What Bush and McCain both are showing is an act of faith – economic fundamentalism, if you will. An unwavering belief in the “free market” – that the “free market” is the answer to all things and it doesn’t require regulation because it will regulate itself. Little magical financial pixies come along to make an “adjustment” as needed. Allan Greenspan in a tutu and wings.
Well, actually Greenspan always looked more like a gnome although he was described as a wizard. I always thought that the rules of Dungeons and Dragons were a little more accessible and understandable than economic theories. What will the market do today? Let’s roll our twelve sided dice and see.
I have less faith in the market than the true believers. If I’m an agnostic about deities, I might as well doubt economists, too. The fundamental truth about the market is that it’s based on greed. There’s a lot of real financial pain that real people are feeling out there and somebody will make some money out of this, even if it isn’t you. Government regulation gets in the way of that as well it should.
The McCain camp on Tuesday said that Obama would hobble the economy with “burdensome regulations” just when the economy can least afford it. Excuse me? Maybe it was a lack of regulation or an excess of de-regulation that have already hobbled the markets.
The housing market got overheated because of cheap subprime mortgages. The banks and brokers and insurance companies are in trouble and We, the Chump Taxpayers, are bailing them out because they all got involved in the artificially created junk mortgages because a) they were greedy and b) the regulations were relaxed or withdrawn to keep them from doing pretty stupid things. Why were they relaxed? Because the Bush Administration and the Republicans were always chummier with Big Business than the Little Guy.
Need proof? Take a look at the scandal in the Interior Department last week. Thirteen employees in Denver and Washington who sell U.S. mineral rights to oil companies were accused by a government investigation of receiving gifts, using drugs and having sex with employees of the oil companies with which they were dealing. As Senator Bill Nelson (D-Fla) said, "The government employees who oversee off-shore oil drilling are literally and figuratively in bed with big oil.” It should be noted that the sale of mineral rights to these oil companies is a large source revenue for the government; the only greater source is taxes. To me this is emblematic of the whole Bush Administration approach to Big Business and its’ wrong.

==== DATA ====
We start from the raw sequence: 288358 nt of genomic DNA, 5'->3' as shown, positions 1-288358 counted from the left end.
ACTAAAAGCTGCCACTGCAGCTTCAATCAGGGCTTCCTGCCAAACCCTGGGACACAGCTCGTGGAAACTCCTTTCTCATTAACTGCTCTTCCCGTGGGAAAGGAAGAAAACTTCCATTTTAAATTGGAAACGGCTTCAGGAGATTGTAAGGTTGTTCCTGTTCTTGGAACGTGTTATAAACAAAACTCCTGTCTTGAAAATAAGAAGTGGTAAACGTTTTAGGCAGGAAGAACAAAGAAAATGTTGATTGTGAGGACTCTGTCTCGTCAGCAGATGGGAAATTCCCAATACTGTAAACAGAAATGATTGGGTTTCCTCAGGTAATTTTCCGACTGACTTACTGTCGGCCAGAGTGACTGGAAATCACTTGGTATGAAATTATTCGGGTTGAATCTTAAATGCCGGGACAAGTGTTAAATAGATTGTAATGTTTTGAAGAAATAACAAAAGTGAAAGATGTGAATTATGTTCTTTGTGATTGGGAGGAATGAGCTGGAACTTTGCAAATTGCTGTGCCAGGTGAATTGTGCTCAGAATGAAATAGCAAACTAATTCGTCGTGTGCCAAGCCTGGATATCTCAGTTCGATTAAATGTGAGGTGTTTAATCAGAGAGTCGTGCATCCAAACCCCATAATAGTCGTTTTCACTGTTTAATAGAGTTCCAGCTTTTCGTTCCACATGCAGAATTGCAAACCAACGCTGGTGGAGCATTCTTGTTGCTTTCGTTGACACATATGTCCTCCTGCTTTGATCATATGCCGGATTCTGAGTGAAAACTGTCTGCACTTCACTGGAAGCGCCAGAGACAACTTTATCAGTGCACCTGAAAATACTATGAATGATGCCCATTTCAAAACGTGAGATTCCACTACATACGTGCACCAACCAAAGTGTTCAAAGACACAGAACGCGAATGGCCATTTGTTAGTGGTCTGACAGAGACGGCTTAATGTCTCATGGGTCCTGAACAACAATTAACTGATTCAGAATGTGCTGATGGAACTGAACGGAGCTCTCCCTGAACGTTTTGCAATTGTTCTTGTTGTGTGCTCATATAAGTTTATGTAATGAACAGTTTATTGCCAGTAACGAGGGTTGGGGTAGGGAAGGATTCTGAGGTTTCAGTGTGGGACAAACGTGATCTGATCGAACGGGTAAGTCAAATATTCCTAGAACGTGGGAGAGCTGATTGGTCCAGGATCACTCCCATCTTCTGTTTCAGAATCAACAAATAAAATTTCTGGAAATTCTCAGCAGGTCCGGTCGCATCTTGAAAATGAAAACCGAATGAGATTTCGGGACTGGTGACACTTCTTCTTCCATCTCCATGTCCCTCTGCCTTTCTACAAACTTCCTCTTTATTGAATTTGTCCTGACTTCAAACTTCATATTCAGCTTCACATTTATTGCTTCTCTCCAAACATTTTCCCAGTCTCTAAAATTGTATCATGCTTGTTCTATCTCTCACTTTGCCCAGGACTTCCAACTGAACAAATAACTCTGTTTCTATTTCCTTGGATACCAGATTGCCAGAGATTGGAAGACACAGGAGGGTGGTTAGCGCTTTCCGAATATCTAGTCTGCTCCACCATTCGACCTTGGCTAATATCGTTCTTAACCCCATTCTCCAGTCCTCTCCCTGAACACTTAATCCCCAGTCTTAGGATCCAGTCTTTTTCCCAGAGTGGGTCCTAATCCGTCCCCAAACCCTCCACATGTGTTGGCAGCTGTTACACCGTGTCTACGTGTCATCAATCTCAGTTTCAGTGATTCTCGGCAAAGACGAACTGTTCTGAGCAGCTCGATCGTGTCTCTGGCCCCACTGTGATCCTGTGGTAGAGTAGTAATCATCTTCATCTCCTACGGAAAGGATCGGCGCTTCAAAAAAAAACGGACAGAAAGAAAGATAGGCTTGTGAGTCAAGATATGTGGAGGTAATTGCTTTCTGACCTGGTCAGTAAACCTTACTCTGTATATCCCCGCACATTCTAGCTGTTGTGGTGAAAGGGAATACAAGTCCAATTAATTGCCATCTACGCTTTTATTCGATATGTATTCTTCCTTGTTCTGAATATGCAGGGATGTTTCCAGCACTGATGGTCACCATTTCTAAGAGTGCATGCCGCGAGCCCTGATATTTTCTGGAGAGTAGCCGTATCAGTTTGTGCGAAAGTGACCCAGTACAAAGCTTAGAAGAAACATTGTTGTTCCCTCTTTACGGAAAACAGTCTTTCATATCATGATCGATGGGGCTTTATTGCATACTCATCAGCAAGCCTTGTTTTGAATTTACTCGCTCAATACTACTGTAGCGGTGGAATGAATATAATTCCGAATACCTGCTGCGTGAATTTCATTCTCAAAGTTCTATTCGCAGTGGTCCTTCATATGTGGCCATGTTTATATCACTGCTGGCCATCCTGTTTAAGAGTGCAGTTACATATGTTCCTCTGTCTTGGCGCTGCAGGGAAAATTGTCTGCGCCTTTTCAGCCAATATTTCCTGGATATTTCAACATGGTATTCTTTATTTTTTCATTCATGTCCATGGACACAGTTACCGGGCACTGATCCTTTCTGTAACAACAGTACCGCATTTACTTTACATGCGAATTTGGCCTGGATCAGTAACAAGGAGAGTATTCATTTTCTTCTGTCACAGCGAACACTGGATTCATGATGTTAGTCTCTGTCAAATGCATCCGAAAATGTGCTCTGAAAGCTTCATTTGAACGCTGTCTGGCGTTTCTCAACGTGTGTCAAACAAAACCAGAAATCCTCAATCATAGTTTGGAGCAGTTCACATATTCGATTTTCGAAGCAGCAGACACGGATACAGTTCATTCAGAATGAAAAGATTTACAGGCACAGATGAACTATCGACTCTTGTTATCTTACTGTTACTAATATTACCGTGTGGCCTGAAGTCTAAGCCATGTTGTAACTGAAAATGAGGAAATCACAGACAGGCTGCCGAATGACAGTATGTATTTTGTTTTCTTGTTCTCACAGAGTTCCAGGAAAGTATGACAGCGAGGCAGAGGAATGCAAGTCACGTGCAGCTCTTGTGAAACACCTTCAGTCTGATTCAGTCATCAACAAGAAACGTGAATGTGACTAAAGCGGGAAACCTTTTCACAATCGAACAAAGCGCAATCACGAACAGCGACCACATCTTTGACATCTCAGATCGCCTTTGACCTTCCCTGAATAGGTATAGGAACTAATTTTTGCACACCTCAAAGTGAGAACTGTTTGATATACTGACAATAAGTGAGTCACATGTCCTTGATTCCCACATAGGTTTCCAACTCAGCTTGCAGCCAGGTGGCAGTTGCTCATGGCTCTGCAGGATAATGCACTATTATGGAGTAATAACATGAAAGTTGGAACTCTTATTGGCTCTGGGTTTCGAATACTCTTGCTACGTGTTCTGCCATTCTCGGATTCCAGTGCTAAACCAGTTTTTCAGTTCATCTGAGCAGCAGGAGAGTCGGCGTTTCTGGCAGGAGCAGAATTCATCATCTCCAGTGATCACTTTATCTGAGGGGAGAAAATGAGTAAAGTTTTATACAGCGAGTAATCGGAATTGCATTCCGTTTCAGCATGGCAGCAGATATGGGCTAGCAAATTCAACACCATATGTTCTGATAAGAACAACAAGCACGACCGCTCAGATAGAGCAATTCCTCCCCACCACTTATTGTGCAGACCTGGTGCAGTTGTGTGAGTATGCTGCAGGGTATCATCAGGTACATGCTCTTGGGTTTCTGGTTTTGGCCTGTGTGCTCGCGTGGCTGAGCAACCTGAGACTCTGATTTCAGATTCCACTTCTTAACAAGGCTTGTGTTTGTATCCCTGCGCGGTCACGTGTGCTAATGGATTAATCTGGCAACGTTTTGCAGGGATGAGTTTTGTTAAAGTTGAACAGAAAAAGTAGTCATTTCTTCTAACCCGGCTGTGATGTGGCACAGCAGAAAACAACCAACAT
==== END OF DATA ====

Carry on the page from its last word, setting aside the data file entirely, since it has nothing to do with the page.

The government should be about protecting its citizens. It should not be about making lots of bucks for the richest percentile of Americans so that the effect can then ‘trickle down” to the rest of the population. The Bush Administration – the Republican Administration – has screwed this country good and proper economically. Do you reward it with another term so it can fix it? McCain ain’t that different, folks, and Palin is a political copy of Bush. I don’t care what your social beliefs or religious beliefs or any of your other beliefs are, you just don’t reward this kind of gross incompetence (and that’s giving them the benefit of the doubt) with another term.
I’ll use a comic book analogy. I know fans who have griped about a certain book for years, moaning how the quality has gone down hill and how cynically the publisher keeps churning out the same old drivel. Ask them if they continue to buy it, they admit they do but because they don’t want to mess up the numbering system of consecutive issues they’ve acquired. The publisher has no reason to change or improve the book because the fans keep buying it regardless of the quality. The simple answer is – don’t buy it. Send a message.
Do the same for the Republicans. You’ll be doing them – and the country – a favor.
Obviously, ComicMix columnist John Ostrander is some sort of commie.